The speech from the throne: a digital strategy and IP reform

March 4th, 2010 by Barry Sookman Leave a reply »

Yesterday’s Speech from the Throne  gives us an insight into the Government’s legislative plans. Many of the initiatives in the throne speech are clearly needed to help bring Canada into the 21st century and to address the threats and opportunities that face us as Canadians and as citizens of a larger world community.

The Government placed significant emphasis on implementing new measures for success in the modern economy and in particular, for building the jobs and industries of the future. As the Government pointed out, we face new challenges, determined new competitors, and are in a “relentless pace of technology” change. We as Canadian “must keep step as the world races forward”.

The throne speech rightly recognized that to move ahead Canada needs a digital economy strategy and appropriate amendments to our copyright and other IP laws to create the incentives and legal infrastructure to support it:

“To fuel the ingenuity of Canada’s best and brightest and bring innovative products to market, our Government will build on the unprecedented investments in Canada’s Economic Action Plan by bolstering its Science and Technology Strategy. It will launch a digital economy strategy to  drive the adoption of new technology across the economy. To encourage new ideas and protect the rights of Canadians whose research, development and artistic creativity contribute to Canada’s prosperity, our Government will also strengthen laws governing intellectual property and copyright.”

The Government also recognized our need to work cooperatively with our trading partners and to reach agreements with them that will foster economic growth. This appears to include working with the EU with for a Free Trade Agreement (CETA). Though not expressly mentioned, it could include continued participation with our major trading partners in the ACTA negotiations to address worldwide trade in counterfeiting and piracy. The throne speech stated the following in this regard:

“Ensuring the broadest possible market for Canada’s goods and services will require the aggressive pursuit of free trade. Our Government will implement free trade agreements with Peru and the European Free Trade Association and ask Parliament to ratify new agreements with Colombia, Jordan and Panama. Given the disappointing results of the Doha round of multilateral trade negotiations and the rapidly evolving global marketplace, our Government will aggressively diversify opportunities for Canadian business through bilateral trade agreements. It will continue trade negotiations with the European Union, India, the Republic of Korea, the Caribbean Community and other countries of the Americas. Building on the successful negotiation of new or expanded air agreements with 50 countries around the world, our Government will pursue additional agreements to achieve more competition, more choice for Canadians and more economic growth.”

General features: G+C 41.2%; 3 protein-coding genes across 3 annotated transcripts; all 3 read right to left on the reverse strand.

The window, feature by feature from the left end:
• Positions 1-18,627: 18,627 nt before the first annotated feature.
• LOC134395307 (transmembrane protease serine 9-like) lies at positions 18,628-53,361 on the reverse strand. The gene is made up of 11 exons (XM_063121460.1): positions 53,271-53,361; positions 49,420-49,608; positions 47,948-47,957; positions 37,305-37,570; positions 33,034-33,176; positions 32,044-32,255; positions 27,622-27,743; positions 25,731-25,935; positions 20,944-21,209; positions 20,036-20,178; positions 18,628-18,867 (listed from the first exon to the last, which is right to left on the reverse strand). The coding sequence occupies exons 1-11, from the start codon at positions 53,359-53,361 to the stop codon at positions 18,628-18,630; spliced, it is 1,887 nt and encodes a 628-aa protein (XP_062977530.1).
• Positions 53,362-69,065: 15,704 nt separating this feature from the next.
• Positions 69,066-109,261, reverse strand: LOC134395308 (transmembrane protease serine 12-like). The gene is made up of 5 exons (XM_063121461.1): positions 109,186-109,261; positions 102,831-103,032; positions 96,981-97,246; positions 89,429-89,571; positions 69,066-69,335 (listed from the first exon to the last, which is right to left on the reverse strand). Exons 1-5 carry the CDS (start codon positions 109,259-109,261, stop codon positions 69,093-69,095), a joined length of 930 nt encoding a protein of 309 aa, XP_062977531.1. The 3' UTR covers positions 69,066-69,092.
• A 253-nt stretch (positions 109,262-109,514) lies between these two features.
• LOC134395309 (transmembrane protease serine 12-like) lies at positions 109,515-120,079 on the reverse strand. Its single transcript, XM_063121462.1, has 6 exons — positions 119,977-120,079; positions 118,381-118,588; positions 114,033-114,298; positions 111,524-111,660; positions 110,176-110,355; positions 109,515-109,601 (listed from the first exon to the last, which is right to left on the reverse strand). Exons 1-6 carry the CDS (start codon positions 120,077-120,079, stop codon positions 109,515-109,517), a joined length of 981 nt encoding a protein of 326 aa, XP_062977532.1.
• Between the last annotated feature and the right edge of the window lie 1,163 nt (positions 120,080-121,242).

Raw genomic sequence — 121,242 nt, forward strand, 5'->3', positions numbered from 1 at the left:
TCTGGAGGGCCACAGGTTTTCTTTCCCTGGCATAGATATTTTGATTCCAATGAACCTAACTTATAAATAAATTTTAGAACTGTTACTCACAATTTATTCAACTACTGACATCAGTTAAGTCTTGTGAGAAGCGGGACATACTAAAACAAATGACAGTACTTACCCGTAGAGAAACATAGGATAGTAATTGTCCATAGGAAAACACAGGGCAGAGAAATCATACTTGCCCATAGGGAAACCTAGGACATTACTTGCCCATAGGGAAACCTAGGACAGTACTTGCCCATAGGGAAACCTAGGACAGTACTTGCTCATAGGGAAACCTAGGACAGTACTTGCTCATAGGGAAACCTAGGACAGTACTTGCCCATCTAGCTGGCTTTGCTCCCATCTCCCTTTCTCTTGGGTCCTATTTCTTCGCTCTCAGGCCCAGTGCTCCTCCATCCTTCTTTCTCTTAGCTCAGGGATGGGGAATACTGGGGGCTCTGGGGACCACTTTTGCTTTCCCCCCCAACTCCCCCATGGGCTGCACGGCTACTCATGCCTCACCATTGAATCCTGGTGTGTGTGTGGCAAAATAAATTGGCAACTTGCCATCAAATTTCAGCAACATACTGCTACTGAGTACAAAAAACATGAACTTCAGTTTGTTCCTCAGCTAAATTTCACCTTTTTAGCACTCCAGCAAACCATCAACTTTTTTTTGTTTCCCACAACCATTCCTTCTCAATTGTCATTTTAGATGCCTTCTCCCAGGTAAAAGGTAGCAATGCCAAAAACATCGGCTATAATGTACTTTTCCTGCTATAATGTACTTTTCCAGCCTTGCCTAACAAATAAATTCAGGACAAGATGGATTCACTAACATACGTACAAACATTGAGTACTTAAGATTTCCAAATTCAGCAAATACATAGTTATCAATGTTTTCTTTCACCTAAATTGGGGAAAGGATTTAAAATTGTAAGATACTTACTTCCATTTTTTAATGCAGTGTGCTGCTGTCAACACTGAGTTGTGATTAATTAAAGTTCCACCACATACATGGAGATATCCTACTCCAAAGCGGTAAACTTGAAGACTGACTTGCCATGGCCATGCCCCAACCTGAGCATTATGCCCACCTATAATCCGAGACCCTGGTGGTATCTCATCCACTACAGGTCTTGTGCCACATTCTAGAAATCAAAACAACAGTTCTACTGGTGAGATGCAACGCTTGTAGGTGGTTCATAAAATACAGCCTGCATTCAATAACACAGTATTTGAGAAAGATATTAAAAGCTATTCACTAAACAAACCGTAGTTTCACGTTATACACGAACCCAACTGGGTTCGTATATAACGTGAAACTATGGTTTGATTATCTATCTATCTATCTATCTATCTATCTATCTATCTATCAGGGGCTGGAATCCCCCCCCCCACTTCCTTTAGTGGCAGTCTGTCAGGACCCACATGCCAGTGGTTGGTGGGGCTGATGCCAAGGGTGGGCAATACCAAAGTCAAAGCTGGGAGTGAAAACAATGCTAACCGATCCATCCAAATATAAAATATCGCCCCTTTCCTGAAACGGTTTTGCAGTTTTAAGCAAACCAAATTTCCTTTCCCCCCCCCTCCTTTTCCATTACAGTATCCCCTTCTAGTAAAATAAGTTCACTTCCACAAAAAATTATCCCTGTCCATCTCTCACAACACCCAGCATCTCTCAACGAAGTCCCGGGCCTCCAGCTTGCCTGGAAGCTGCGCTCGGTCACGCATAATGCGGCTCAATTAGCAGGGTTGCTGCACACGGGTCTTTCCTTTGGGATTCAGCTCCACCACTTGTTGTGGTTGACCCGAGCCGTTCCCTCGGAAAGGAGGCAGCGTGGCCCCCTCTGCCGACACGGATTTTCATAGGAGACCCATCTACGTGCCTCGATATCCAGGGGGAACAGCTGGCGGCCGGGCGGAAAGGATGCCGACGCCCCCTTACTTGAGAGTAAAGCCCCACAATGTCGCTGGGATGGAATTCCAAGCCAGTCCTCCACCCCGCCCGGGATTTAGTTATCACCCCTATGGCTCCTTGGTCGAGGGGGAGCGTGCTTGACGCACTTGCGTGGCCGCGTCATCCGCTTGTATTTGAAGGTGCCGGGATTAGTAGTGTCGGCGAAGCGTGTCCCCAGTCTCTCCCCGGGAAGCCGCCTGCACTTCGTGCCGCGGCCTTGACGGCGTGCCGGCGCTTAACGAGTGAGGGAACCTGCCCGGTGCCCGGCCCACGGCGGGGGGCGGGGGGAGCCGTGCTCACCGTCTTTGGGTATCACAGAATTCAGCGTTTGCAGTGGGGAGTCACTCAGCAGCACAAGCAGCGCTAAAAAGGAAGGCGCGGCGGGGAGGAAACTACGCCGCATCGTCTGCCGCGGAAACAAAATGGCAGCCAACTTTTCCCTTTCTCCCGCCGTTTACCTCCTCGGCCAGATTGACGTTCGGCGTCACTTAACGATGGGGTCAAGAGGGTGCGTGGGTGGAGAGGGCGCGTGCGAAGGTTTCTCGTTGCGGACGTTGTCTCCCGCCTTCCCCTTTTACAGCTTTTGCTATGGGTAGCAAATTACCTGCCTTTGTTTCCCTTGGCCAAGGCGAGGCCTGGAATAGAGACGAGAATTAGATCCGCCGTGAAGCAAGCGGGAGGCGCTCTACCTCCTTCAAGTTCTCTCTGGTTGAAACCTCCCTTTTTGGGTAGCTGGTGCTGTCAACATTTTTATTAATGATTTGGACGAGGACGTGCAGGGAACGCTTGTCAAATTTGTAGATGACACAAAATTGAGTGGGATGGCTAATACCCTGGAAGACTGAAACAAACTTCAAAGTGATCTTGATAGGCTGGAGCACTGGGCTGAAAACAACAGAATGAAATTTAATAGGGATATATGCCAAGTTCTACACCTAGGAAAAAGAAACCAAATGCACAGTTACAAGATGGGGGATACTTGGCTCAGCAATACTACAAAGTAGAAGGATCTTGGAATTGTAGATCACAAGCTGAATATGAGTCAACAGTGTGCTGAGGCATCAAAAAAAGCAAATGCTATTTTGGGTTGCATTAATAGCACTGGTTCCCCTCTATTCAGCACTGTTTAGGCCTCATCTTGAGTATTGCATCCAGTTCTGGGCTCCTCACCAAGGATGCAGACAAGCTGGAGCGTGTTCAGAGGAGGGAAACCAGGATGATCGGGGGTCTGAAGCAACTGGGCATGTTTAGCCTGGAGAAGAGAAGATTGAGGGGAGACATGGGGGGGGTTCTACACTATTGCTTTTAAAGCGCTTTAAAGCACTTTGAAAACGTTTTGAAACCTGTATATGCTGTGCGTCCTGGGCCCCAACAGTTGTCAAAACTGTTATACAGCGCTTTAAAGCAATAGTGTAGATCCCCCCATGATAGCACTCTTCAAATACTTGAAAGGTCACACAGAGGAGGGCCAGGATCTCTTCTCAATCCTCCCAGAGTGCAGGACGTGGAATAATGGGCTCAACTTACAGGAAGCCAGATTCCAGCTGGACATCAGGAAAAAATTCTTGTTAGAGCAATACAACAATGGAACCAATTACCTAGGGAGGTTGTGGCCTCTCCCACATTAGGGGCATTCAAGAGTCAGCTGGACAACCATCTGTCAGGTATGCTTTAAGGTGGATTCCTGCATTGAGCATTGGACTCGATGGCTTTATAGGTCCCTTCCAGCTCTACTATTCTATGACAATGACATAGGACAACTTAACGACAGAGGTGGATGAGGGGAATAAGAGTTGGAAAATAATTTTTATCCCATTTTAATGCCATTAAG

The throne speech also mentioned that the Government plans to introduce legislation to “give police investigative powers for the twenty-first century. Canada’s police officers and chiefs have asked for these vital tools to stay ahead of the tactics adopted by today’s criminals.” This may suggest that the Government intends to re-introduce Bills C-46 and C-47 (lawful access), or variants of these bills in new legislation.

The Government also expressly mentioned “Working with provinces, territories and the private sector” to “implement a cyber-security strategy to protect our digital infrastructure”. This is a critically needed initiative that many other countries have recognized, or are urgently recognizing.

The throne speech did not expressly mention re-introducing the anti-SPAM bill, Bill C-27 (the ECPA). In light of the Government’s concerns about cyber-security, one would aslo expect any future bill that addresses spyware and other forms of malware will be put forward without the unintended consequences associated with previous attempts including ensuring  that such legislation does not inadvertently make it illegal to combat cyber-terrorism or other online threats.

Of course, we have had promises for some of these reforms, like to copyright, in successive throne speeches and the governments of the day have not made good on them.

Further, the devil will be in the details. We don’t just need copyright reforms, for example. We need reforms that will make a difference. That means copyright reforms that will be consistent with international standards so that we can ratify the WIPO Treaties. It means amendments that will protect ISPs when they act as true intermediaries and foster collaboration between ISPs and rights holders to reduce online file sharing and boost legitimate sales of creative products. It also means clarifying exceptions to infringement for users in a way that provides certainty as to what is legal while at the same time not undermining the economic incentives of our english, french and other cultural industries to create and disseminate works for the benefit of the public.

For more information about the Copyright Modernization Act or Bill C-11 or copyright reform, see Change and the Copyright Modernization Act.

 

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